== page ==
Tough decisions for Turkey in the war against Islamic State
The crisis in Syria, in particular the expansion of Islamic State (IS) and air strikes on IS bases by the anti-terrorist coalition, are having an ever stronger impact on Turkey’s regional and internal security policy. Turkey is not taking part in the air operation, but defined the terms of its membership in the coalition at the beginning of October. Turkey wants the coalition to redefine its goals so that the operation is no longer targeted against Islamic State alone but is instead aimed at comprehensively resolving the Syrian issue (i.e. by defining Bashar Al-Assad’s regime as a target and the Syrian opposition as a partner), and will in practice also enable Turkey to seriously intensify its activity in the Middle East. Turkey’s passive stance with regard to Syria (the clashes in Kobane) has led to enormous internal tension (riots and clashes with Kurds). Turkey hopes that the relative ineffectiveness of the operation against Islamic State will make Washington more inclined to accept at least some of Turkey’s conditions in the longer term. Furthermore, it appears unlikely that Ankara will yield under Kurdish pressure.
Turkey’s stance on Islamic State
Turkey’s policy with regard to the Islamic State of Iraq and the Levant (ISIS or ISIL, later renamed Islamic State) has been ambivalent since the outset. On the one hand it has viewed this jihadist organisation as a potential threat. On the other hand, it has contributed to its expansion. Although there is no evidence that Turkey has actively supported ISIS, it is clear that Ankara has tolerated the transit of militants to Syria via Turkish territory since the outbreak of the Syrian war (Turkey is the main through route for militants there) and has allowed itself to be treated as a support base for the battles in Syria (for example, by allowing militants to be treated at Turkish hospitals). Ankara was passive because it saw ISIS as an instrument that could be used to fight Assad and weaken the Kurds, who had formed an autonomy governed by PYD, a local branch of the PKK, in northern Syria (Rojava). The law enforcement agencies have also found it difficult to identify potential militants arriving in Turkey and to distinguish them from the anti-Assad opposition.
Last year Turkey began to view ISIS as a growing threat. This organisation became a strong, uncontrollable and extremely brutal regional actor whose goals go far beyond fighting the Assad regime and provide for changing the balance of power in the Middle East as a whole and are fundamentally different from Turkey’s interests. Turkey has became more concerned especially after the terrorists took hostages at the Turkish consulate in Mosul in June this year and after the sudden territorial expansion in Iraq and Syria and the proclamation of the Islamic State.
Turkey has limited the possibilities it has of defending itself against IS. The most likely reason that IS has not yet waged war on Turkey is because it takes advantage of Turkey’s neutrality. Numerous IS militants and supporters are present in Turkey, especially in the south east,but also in cities like Istanbul and Ankara. They are also able to enter Turkey from Syria without major restrictions. Between several hundred and several thousand Turkish citizens are IS militants. All this offers the terrorists a broad range of possibilities to take retaliatory action if Ankara adopts a hostile policy.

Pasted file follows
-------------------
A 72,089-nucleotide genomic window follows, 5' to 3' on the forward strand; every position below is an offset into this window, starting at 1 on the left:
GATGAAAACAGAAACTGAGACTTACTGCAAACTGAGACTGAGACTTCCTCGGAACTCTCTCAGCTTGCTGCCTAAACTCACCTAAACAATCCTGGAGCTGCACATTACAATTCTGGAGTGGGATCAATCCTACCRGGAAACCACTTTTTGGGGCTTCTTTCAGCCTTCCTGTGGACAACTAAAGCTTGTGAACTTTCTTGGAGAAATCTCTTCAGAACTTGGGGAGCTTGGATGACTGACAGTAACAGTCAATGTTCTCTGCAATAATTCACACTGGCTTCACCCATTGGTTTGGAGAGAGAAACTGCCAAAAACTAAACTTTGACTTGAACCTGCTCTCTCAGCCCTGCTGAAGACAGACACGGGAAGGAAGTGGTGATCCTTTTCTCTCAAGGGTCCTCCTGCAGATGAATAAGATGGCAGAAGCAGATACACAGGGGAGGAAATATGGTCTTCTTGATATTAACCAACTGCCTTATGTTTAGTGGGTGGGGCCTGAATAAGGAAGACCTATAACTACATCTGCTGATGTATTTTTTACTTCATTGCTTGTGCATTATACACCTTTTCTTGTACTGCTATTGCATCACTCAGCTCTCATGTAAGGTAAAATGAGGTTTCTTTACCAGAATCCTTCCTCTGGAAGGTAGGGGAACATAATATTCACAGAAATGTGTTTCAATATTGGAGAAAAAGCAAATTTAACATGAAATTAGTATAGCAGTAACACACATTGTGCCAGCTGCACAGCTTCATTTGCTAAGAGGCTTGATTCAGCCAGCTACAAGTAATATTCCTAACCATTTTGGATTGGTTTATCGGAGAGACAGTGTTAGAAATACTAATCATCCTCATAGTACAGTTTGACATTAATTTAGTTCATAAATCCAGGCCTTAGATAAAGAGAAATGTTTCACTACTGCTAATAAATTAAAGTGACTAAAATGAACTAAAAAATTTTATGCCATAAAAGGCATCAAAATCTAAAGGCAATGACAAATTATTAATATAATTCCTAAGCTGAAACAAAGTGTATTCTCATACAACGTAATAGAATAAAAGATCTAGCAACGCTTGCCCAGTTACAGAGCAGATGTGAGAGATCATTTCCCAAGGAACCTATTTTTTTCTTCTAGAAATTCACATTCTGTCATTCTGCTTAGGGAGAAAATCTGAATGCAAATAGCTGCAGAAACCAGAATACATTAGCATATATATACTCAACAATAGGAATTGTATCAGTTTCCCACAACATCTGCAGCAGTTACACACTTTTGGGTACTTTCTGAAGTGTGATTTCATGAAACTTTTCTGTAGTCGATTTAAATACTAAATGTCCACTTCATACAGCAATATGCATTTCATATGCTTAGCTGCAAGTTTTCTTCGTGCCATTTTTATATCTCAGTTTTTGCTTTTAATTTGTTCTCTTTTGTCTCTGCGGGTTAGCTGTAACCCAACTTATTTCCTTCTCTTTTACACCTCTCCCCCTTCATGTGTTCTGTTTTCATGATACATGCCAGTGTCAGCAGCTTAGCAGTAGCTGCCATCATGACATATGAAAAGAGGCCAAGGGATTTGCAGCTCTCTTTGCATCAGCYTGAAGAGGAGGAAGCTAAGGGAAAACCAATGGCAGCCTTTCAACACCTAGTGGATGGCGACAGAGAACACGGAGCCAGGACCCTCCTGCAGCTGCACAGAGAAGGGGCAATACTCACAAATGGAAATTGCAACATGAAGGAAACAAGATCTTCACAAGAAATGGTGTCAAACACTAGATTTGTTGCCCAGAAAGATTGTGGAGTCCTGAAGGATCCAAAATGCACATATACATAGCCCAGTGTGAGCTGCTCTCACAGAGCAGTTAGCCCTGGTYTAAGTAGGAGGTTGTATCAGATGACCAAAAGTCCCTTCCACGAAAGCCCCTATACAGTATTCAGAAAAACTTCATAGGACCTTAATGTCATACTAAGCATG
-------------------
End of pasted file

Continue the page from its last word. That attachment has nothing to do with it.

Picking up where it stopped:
At the same time, more and more pressure is being put on Turkey, mainly by the West (especially the USA) and Iraqi, Syrian and Turkish Kurds, to join the struggle against IS. It appears that Turkey has intensified its ‘soft’ actions aimed at reducing the room for manoeuvre for IS in Turkey and the region (by introducing stricter border checks and intelligence co-operation), while taking care not to cross a line after which IS would be provoked to launch open war against Turkey.
The US campaign as seen from Ankara
The US-led military campaign against IS has given rise to dilemmas in Turkey. On the one hand, this is an opportunity since the West is assuming greater responsibility for the situation in the region, which Turkey has been appealing for since the beginning of the war in Syria. In Turkey’s opinion, the US military potential is capable of having a stabilising effect on the region, if used adequately. This gives hope that the potential of Islamic State, which poses a threat to Turkey, will be reduced. At the same time, Ankara sees no need to take the political responsibility for confronting IS, since other states are doing this.
On the other hand, this campaign poses a number of threats to Ankara. Firstly, the goals of the US-led operation are not fully compatible with Turkey’s goals; Ankara would like priority be given to fighting the Assad regime than to liquidating IS. Secondly, Ankara believes that an operation limited to air strikes has little chance of success. In the worst-case scenario, this could even lead to terrorists fleeing to Turkey. Ankara also fears that the anti-terrorist operation will not only strengthen Assad and Rojava, but may even mark the beginning of their co-operation with the West. Furthermore, the USA is placing increasing pressure on Turkey to join the struggle against IS, thus forcing Ankara to define its standpoint. This alone can be dangerous: by consenting to participate in the campaign this would mean waging war on its dangerous enemy. In turn, refusal would deal a blow to its alliance with the West and would expose Turkey to the risk of ostracism and regional isolation.